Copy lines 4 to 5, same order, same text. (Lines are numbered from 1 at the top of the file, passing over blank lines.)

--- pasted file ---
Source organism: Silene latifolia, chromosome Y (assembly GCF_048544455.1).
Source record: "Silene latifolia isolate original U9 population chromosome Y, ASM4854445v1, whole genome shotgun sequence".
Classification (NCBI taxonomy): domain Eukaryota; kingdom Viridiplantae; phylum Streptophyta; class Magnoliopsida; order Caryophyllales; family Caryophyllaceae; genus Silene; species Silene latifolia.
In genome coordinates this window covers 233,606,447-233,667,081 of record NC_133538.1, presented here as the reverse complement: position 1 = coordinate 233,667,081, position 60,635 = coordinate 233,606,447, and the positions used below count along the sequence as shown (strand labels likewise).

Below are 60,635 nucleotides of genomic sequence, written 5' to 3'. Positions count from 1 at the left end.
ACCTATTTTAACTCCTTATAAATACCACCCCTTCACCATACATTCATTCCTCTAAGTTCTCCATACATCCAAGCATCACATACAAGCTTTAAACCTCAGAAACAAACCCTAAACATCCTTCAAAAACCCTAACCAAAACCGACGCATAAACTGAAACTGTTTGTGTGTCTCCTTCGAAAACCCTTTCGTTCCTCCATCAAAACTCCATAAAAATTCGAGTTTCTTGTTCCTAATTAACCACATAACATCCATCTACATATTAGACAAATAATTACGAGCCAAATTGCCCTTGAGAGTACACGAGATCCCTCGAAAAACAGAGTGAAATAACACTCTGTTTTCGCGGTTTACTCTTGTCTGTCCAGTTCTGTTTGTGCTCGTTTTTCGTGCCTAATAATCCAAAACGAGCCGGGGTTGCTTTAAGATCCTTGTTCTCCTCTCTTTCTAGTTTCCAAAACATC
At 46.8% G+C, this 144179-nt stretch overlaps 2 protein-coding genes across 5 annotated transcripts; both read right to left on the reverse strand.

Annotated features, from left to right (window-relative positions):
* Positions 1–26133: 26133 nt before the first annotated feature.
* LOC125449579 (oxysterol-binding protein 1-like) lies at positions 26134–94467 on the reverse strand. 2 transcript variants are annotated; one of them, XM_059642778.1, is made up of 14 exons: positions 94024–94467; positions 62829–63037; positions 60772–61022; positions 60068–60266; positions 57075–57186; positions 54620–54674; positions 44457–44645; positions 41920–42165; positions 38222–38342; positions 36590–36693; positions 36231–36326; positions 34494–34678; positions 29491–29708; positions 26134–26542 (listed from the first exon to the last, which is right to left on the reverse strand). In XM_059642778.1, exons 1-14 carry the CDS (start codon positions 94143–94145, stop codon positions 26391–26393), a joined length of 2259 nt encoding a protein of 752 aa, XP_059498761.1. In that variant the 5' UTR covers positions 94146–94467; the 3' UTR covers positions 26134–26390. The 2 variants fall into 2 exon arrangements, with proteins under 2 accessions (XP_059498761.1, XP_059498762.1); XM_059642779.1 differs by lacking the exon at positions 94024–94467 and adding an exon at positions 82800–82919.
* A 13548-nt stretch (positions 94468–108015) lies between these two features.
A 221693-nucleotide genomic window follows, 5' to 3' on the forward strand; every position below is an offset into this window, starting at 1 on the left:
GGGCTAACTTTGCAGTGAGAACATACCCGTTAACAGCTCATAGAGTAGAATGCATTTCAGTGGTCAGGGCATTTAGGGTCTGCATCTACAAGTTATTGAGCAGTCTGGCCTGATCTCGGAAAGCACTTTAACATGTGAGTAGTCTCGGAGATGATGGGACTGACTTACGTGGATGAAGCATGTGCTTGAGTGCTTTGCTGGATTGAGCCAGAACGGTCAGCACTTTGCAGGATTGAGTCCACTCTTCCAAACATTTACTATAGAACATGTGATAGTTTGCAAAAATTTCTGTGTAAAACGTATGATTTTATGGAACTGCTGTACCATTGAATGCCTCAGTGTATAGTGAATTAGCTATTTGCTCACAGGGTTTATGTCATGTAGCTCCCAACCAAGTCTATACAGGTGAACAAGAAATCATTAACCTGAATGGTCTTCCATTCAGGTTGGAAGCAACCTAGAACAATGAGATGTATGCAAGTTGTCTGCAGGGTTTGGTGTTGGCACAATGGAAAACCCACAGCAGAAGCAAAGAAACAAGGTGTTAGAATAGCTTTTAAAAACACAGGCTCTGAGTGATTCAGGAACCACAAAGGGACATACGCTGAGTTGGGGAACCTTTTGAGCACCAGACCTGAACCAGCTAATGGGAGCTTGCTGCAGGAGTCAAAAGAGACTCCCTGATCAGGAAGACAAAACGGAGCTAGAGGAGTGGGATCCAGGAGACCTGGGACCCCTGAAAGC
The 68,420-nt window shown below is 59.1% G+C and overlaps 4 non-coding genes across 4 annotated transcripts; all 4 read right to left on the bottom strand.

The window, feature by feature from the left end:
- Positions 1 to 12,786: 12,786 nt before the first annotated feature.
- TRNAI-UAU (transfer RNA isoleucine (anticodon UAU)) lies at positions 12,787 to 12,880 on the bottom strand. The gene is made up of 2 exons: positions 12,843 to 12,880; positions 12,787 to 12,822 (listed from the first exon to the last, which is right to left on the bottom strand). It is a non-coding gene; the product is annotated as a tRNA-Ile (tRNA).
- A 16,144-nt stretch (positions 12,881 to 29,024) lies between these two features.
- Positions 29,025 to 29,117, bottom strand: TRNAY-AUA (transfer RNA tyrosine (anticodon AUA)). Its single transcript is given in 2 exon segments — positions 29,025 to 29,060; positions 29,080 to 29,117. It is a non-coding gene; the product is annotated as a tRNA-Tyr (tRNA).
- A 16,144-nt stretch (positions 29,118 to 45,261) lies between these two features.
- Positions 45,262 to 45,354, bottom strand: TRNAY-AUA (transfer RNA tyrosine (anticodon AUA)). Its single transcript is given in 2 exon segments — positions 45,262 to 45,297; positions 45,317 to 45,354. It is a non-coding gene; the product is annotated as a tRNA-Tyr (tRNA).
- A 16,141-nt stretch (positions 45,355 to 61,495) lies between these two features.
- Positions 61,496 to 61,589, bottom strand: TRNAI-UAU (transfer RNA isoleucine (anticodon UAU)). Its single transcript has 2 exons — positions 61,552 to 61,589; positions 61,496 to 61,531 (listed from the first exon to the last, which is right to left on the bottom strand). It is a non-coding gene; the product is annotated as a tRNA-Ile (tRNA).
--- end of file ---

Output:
In genome coordinates this window covers 233,606,447-233,667,081 of record NC_133538.1, presented here as the reverse complement: position 1 = coordinate 233,667,081, position 60,635 = coordinate 233,606,447, and the positions used below count along the sequence as shown (strand labels likewise).

Below are 60,635 nucleotides of genomic sequence, written 5' to 3'. Positions count from 1 at the left end.